STAY-C Commodity Fund UI

Best Performing Commodity Fund


The STAY-C Fund has three goals. It aims to participate in the upside of commodity bull markets, generate some return in sideways markets, and preserve capital in bear markets. These aims have been attained.The strategy has delivered 81.4% since May 2007, outperforming a wide spectrum of both traditional and enhanced commodity index products: the Dow Jones UBS Commodity Index, the S&P GSCI Index, the DB Platinum Commodity Index, the JB Commodity, and the DWS Invest Commodity Plus, have all been negative over the same period. The most striking outperformance was seen in 2008, when the STAY-C strategy made 26.8% and other indices incurred deep losses.The STAY-C Commodity index, with ticker A0MENU on Bloomberg, has been calculated by Deutsche Boerse since 04/05/07. The German stock exchange was chosen as it has an excellent reputation for index calculation.

STAY-C has outperformed indices by picking the right commodity markets, and by sometimes moving partly or wholly into cash. In 2006, for instance, the strategy owned the best performing 5 commodities 56.2% of the time, and was exposed to the worst performing 5 commodities only 11.6% of the time. The low correlations among commodity markets mean the rewards from selecting the right markets are bigger than in other, more correlated, markets. But sometimes none of the commodity markets look promising, and then the best course of action is to stand aside. If we backtrack to 2008, the strategy was entirely in cash for much of the year.

Whereas some commodity indices can have as much as 75% energy exposure, STAY-C caps individual commodities at 20%, and has averaged just 18.7% in the energy complex. The markets identified as being most promising are equally weighted. Selections are rebalanced weekly.

Mathematical algorithms lie behind the selection of markets. The approach is completely rules-driven to remove human emotion from the equation. Stay-C co-founder Dimitri Speck studied electrical engineering, and in his scientific career he devised algorithms for the iterative totalisator market, and to precisely map seasonal patterns. These analytical techniques have now been applied to the financial markets. The Stay-C fund looks for patterns in price behavior, and digs deeper than traditional signals such as moving averages. Additionally, STAY-Clikes to see an intuitive explanation for factors to avoid the risk of coincidental correlations that are not repeatable.The systems also consider whether future commodity prices are higher or lower than current prices. When future prices are lower, the market is said to be in backwardation, which results in a positive “roll yield” when contracts are rolled from one month to the next. This phenomenon helps STAY-C to extract some positive returns even in a sideways market. In fact a down market could even be consistent with positive returns, if the downtrend was smaller than the cumulative roll yield. Historically, the strategy has owned backwardated commodity markets twice as often as it owned markets in contango.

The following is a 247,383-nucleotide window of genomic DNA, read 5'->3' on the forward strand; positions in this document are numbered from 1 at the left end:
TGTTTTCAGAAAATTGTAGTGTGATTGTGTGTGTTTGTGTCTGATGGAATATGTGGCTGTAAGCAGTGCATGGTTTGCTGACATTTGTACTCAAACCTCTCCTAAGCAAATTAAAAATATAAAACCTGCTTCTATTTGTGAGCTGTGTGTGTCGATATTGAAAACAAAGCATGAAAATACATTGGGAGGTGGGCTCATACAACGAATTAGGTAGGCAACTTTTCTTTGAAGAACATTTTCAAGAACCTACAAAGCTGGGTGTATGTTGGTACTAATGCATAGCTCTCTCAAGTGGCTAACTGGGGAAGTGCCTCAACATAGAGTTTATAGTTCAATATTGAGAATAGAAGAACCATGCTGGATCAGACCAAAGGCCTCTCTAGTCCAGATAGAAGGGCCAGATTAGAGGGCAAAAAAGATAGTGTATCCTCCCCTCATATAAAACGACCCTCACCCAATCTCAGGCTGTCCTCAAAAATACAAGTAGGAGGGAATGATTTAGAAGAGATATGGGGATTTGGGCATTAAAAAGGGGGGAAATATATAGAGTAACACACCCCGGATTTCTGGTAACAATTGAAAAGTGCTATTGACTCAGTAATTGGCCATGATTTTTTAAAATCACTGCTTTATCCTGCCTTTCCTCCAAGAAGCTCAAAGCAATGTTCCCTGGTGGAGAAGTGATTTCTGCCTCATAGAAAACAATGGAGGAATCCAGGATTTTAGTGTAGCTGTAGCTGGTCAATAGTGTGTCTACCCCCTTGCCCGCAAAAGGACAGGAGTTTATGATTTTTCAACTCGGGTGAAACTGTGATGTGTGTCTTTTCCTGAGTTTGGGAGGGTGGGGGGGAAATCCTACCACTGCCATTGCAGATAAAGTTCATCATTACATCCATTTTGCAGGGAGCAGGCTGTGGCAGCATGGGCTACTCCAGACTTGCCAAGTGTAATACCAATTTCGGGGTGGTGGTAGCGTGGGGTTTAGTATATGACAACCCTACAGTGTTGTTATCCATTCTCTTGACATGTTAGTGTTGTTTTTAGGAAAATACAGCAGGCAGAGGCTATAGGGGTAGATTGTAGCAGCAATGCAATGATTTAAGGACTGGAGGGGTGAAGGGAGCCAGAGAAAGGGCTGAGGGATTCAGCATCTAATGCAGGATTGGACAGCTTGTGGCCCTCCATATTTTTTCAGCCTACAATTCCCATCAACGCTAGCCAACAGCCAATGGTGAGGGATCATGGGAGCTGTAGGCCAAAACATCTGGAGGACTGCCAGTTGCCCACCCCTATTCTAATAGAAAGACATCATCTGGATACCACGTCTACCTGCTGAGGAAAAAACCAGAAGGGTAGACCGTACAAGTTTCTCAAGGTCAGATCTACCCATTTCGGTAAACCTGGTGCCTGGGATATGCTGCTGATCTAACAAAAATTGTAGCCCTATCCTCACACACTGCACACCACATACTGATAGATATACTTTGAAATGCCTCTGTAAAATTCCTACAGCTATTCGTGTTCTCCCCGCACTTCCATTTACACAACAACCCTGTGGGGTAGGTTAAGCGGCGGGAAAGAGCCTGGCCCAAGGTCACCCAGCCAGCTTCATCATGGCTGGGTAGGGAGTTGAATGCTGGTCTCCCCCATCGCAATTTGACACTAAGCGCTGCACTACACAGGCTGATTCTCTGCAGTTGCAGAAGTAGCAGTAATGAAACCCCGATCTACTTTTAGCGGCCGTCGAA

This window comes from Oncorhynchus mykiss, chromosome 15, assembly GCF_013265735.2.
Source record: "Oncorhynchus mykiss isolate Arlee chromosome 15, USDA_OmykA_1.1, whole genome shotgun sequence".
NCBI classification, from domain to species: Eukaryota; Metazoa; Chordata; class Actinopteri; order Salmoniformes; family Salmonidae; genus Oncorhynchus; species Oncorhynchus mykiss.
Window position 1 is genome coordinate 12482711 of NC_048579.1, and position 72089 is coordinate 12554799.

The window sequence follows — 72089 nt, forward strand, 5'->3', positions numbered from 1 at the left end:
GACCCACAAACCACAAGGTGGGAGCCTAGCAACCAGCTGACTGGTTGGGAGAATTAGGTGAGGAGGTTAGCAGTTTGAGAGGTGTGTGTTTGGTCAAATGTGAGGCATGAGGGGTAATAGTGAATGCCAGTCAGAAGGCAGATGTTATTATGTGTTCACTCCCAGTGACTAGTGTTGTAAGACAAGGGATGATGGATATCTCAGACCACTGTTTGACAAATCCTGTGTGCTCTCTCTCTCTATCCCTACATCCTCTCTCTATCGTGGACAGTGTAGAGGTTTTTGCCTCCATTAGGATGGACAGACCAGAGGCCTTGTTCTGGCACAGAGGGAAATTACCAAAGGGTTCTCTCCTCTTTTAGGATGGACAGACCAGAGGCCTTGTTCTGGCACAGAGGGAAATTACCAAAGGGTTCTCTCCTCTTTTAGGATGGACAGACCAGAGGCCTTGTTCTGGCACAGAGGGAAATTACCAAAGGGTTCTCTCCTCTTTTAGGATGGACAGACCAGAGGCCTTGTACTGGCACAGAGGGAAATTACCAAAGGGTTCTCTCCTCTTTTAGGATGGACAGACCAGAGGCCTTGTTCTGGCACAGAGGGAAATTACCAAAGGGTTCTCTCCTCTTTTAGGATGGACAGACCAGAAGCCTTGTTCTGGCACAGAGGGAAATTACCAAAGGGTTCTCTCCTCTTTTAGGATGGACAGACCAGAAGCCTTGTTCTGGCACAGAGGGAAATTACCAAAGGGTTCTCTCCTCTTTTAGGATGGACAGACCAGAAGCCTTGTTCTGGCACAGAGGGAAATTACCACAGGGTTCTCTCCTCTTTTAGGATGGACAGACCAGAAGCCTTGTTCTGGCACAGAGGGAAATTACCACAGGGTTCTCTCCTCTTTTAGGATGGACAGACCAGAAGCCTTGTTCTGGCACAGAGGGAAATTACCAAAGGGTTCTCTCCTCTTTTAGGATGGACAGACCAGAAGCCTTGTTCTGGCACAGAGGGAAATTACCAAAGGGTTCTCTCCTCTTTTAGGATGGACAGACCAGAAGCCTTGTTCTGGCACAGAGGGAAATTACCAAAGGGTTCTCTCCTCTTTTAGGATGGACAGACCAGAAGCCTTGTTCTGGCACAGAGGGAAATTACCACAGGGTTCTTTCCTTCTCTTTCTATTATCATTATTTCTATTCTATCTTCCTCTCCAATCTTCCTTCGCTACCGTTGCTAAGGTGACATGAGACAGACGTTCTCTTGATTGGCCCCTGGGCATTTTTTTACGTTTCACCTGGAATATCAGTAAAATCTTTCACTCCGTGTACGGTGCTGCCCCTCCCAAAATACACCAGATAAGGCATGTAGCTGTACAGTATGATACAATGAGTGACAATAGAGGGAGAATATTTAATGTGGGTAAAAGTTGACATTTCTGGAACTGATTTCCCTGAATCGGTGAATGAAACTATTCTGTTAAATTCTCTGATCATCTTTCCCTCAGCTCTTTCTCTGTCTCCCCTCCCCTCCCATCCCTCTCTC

The research process has back-tested the algorithms using data going back to the 1970s. The 30 year period was chosen to increase the statistical significance of results. Data of some 7,000 futures contracts has been cleaned using both automatic and manual techniques. The 7 year Out Of Sample test results were consistent with the In Sample analysis.

STAY-C has a broadly positive long term outlook for commodity markets, expecting returns as good as from equities. STAY-C also points out that commodities add valuable diversification benefits to portfolios, and cautions investors that upside from bonds is limited with bond yields so low. STAY-C aims to outperform the broad indices through market selection, which worked well last year. STAY-C produced a return of 8.9% while some commodity indices were down.

Staedel Hanseatic was founded in 2005, and has offices in Riga, Frankfurt and Luxembourg. Both partners have been widely published. Dimitri Speck has written a book on gold politics and Felix Pieplow writes for German newspaper Handelsblatt.